Pope Grateful for Iraqi Archbishop's Release

Syrian-Catholic Prelate Unharmed

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VATICAN CITY, JAN. 18, 2005 (Zenit.org).- The Holy See expressed John Paul II’s “great satisfaction” over the release of Archbishop Basile Georges Casmoussa of Mosul, who had been briefly held hostage by gunmen in Iraq.

The Pope’s sentiments were published today in a statement by Joaquín Navarro Valls, director of the Vatican press office, shortly after Iraqi Catholic sources reported news of the Syrian-Catholic archbishop’s release.

“The Holy Father was informed immediately and he thanked God for the happy outcome of this vicissitude,” said Navarro Valls.

The archbishop was kidnapped Monday in Mosul, in the northern part of Iraq. One news agency earlier reported the kidnappers had demanded a ransom of $200,000.

“No ransom was paid,” Navarro Valls added. “The kidnapping had caused great surprise, as the archbishop is much loved both by Christians as well as Muslims.”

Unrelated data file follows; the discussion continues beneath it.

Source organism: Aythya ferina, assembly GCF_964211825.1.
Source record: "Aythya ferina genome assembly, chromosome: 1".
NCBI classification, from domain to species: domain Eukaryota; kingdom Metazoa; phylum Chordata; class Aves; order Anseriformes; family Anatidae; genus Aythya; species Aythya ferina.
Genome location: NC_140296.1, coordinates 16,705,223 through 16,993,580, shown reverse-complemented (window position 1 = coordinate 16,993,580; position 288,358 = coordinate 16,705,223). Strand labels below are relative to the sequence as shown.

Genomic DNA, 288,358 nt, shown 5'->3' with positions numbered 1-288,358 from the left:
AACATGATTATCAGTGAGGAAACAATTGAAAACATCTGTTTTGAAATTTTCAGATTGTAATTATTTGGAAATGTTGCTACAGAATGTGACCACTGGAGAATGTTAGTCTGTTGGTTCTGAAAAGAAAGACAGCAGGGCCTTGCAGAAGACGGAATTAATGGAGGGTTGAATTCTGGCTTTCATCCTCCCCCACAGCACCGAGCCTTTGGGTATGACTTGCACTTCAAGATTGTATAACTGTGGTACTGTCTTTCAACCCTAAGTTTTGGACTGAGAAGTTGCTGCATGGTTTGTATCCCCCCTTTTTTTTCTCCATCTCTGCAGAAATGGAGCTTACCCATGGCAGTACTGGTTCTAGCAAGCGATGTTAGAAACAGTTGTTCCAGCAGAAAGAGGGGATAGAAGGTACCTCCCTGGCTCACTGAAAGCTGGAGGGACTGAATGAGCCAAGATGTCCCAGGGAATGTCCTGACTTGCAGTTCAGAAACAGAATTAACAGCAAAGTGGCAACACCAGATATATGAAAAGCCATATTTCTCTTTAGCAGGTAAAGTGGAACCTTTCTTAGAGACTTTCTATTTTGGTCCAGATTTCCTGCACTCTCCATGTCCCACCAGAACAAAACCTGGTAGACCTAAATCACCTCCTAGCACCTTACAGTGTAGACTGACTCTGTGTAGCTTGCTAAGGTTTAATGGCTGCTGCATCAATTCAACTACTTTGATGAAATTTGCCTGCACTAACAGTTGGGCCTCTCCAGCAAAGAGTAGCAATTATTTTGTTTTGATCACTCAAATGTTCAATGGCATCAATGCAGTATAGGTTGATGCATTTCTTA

Archbishop Casmoussa, 66, has been the leader of the Syrian-Catholic archdiocese of Mosul since 1999. The archdiocese has some 35,000 faithful.

The Chaldean patriarch of Baghdad, Archbishop Emmanuel III Delly, thanked God for the prelate’s liberation and said: “It was not an attack against Christians.”

In statements to the Missionary Service News Agency, he added: “We don’t know who the author of the kidnapping is, as, indeed, we don’t know who the people are who were responsible for the kidnapping of a Chaldean priest a few days ago, detained for 24 hours by armed men and then released.”

“The real problem is that Iraq is in chaos,” the patriarch said. He appealed to faithful worldwide to pray for “peace in our martyred country.”

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